Badri is spearheading the introduction of new forms of environmentally and economically sustainable farming and forestry. His chief focus is on the family of six that must sustain itself on a half acre or less–60 percent of the nation. He's helping these families consciously take charge of everything in their environment–the land, the crops, the trees, the buildings and other improvements, and the energy and water they must use. Step by step, each small farm becomes more self-renewing and profitable–and something the farming family understands and takes as its own responsibility. Badri is building a national network of small demonstration farms, each adapted to the peculiar ecosystem and social patterns of its part of this surprisingly diverse small country. The demonstration farm he launched in Jajarkot District (Midwest Nepal) in 1988 illustrates some of the techniques he's spreading. The farm is self-sufficient in food, fodder, compost, firewood, and maintenance materials, and also generates some surpluses for sale. A wide variety of trees–fruit, fodder, and multiple-use species–grow on all bare and unproductive land as well as around and in the agricultural fields. The farm is experimenting with various low-input and no/minimum tillage ways of raising vegetables, grains, pulses, and legumes. The farm is also gradually weaving in shelter belts, companion planting, zonation, and beekeeping. As an integral contribution to Badri's dream of hundreds of thousands of prosperous and healthy small farms, he's also championing the development of stabilized (e.g., one-seventeenth cement) mud-brick construction. Badri is demonstrating this technique in his new headquarters and training building. He managed to persuade the Agricultural Development Bank of Nepal to finance a demonstration low-cost home in West Nepal using these mud-brick techniques. He's also developing or planning several national backup services beyond the network of demonstration farms. Training services are central, but he's also working on plant nurseries, seed exchanges, and other ways of preserving the diversity of the country's self-germinating germ plasm. Badri's outreach is extraordinary–from carefully phased and paced approaches appropriate to individual farmers to his researching and championing the creation of a national coalition of environmental organizations. This "green non-political pressure group of NGO representatives," according to Badri, would "provide information for, and feedback on, environmental issues to the ruling/opposition parties" in newly multiparty Nepal.
Nepal's population growth is steadily reducing the size of the average holding and forcing farmers to try to expand into what used to be forest and up the hillsides. At the same time, traditional farming approaches and restraints are giving away to more western "green revolution" techniques. The cumulative effects of these changes have weakened Nepal's environmental underpinnings and consequently put the small farmer increasingly at risk. The impact of deforestation and letting fields climb the hills unsafeguarded is notorious. The ill side effects of green revolution techniques are somewhat more subtle but also increasingly understood. The latter's heavy dependence on chemical inputs increases costs and therefore the farmers' risk if anything should go wrong. These chemicals impose numerous health risks; they literally kill the life in the soil that gives it much of its value, make the crops more vulnerable to disease and attack by feeding them erratic but almost always highly unbalanced diets, and poison birds and other natural pest predators. Radical removal of the natural groundcover, typically composed of plants with strong, permanent root systems, in favor of rows of single-species food crops (generally weakly plants that reproduce by producing a great many seeds), invites the massive soil erosion now taking place.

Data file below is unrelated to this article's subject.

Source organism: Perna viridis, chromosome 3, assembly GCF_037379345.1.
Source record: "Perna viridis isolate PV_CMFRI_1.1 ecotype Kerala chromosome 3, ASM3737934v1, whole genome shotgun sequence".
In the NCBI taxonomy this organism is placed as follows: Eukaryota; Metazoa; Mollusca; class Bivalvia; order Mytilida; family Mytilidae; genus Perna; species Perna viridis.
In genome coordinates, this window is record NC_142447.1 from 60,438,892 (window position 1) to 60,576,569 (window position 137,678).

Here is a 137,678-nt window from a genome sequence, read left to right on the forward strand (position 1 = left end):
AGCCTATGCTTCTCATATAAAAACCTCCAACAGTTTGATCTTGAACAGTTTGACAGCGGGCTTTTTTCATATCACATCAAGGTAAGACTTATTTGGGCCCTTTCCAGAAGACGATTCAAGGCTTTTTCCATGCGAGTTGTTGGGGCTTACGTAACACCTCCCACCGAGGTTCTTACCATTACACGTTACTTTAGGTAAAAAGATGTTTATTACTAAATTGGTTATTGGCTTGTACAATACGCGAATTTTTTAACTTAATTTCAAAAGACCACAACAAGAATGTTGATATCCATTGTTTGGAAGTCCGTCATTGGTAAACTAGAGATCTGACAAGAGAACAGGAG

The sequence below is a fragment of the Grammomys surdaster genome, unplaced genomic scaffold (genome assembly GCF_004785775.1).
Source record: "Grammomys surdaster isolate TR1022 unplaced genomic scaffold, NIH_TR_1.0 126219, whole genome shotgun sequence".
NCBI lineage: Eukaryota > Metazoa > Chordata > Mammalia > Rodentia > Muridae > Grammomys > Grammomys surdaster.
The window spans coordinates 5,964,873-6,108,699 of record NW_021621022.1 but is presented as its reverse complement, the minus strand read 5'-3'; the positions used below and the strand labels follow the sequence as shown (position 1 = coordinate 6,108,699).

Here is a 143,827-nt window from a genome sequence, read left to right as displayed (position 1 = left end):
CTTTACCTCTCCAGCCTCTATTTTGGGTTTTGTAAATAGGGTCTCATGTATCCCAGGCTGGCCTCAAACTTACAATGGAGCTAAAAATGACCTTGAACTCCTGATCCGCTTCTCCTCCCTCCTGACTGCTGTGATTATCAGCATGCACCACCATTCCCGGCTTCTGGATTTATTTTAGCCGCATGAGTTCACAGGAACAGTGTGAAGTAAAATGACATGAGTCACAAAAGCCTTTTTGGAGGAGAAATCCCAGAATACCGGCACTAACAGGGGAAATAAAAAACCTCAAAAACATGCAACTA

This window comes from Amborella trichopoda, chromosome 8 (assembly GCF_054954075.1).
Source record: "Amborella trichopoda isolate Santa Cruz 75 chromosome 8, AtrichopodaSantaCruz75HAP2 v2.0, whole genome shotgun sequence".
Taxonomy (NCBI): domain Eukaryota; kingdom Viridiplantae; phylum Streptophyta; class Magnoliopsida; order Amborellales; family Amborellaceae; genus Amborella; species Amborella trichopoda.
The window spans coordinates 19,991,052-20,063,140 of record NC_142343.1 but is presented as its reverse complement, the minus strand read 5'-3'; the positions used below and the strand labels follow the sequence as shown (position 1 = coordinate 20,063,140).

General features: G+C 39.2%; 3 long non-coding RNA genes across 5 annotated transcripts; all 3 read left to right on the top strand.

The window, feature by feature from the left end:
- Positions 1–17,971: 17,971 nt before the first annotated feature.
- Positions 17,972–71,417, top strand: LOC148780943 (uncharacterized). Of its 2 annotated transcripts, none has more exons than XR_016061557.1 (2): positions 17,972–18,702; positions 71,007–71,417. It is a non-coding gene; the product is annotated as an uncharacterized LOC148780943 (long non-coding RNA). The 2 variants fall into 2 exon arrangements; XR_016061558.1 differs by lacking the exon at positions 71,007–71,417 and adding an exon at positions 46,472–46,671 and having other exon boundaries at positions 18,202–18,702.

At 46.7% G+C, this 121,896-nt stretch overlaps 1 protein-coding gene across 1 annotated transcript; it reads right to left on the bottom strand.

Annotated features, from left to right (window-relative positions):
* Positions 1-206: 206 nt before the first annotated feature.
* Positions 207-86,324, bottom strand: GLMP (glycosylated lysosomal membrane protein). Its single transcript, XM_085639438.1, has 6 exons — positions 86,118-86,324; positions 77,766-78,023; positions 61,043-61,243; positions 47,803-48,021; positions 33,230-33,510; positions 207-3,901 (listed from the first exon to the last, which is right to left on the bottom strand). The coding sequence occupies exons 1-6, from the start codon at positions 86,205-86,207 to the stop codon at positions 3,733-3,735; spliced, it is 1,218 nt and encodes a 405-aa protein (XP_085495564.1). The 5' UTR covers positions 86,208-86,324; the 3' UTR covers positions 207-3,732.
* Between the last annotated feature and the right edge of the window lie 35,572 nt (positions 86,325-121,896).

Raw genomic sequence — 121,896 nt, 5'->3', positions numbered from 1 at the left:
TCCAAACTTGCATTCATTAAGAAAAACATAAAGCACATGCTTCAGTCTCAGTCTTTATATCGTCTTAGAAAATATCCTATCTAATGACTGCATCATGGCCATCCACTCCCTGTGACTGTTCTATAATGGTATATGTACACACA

Getting hundreds of thousands of small farmers to sustainably manage their piece of Nepal requires both ambition and pragmatism. Badri is setting out to influence everyone from individual farmers to government ministries and ministers. He's developed training approaches specifically designed to connect with small farmers. For one, he works with them on their own farms. He begins with simple, modest things that fit with how they farm now–not by attempting a sharp jump. Thus, for example, he'll help farmers put in a segment of living fence, one that not only serves as a fence but also produces firewood and fodder, checks rain runoff and erosion, fixes nitrogen in the soil, and is largely self-maintaining. Such easy and effective early steps lead to logical next steps–and to the farmer becoming the responsible planner of the family farm rather than the passive receiver of either tradition or set "development" formulas defined far away and conveyed downwards through public and private extension agents. Probably the centerpieces of Badri's practical mission to spread these ideas are the model farms he's setting up in every part of Nepal. Although he's been running the first one directly and another now is on the grounds of a school, his preferred pattern is to work out the following sort of arrangement with a local farmer. His Institute for Sustainable Agriculture Nepal (INSAN) provides a manager and many of the needed inputs for the farm. The manager and farmer work closely, but this arrangement allows each model farm to become a full-scale, commercially successful demonstration within a year or two. In the process, it also allows INSAN to learn how to modify its approaches to fit the special characteristics of that part of the country. Once a model farm is up and running in an area, it gives farmers and others in the area the ability to visualize concretely what this alternative idea is and how it works. Badri also has his eye on development organizations, social organizers, and other possible intermediaries. His institute gives a series of training courses geared chiefly to this constituency. He's also now working to develop special curriculum units for both elementary students and ninth- through eleventh-graders that he hopes to persuade the school to adopt. Badri's sense of those he must influence is even wider. He is, in fact, somewhat critical of "first-world colleagues who prefer to stay with only their own types" (in the alternative agricultural movement). "The mainstream has all the resources," he says. "We must change its direction. I need to hug the mainstream. Many alternative agriculture champions criticize those working in the major institutions, which hurts them and invites resistance." How does he hug the mainstream? He invites the key staff to his training sessions, and he gets the Secretaries of Agriculture and Planning to inaugurate his major events. He consciously seeks out and tries to interest the World Bank's representatives. He's also reaching out to the international alternative agriculture movement. Initially, before he could develop Nepalese barriers, he relied on several first-world pioneers to conduct training sessions. Now he's becoming an actor–hosting a major Permaculture Congress in 1991 and suggesting an international structure that might help adjudicate disputes.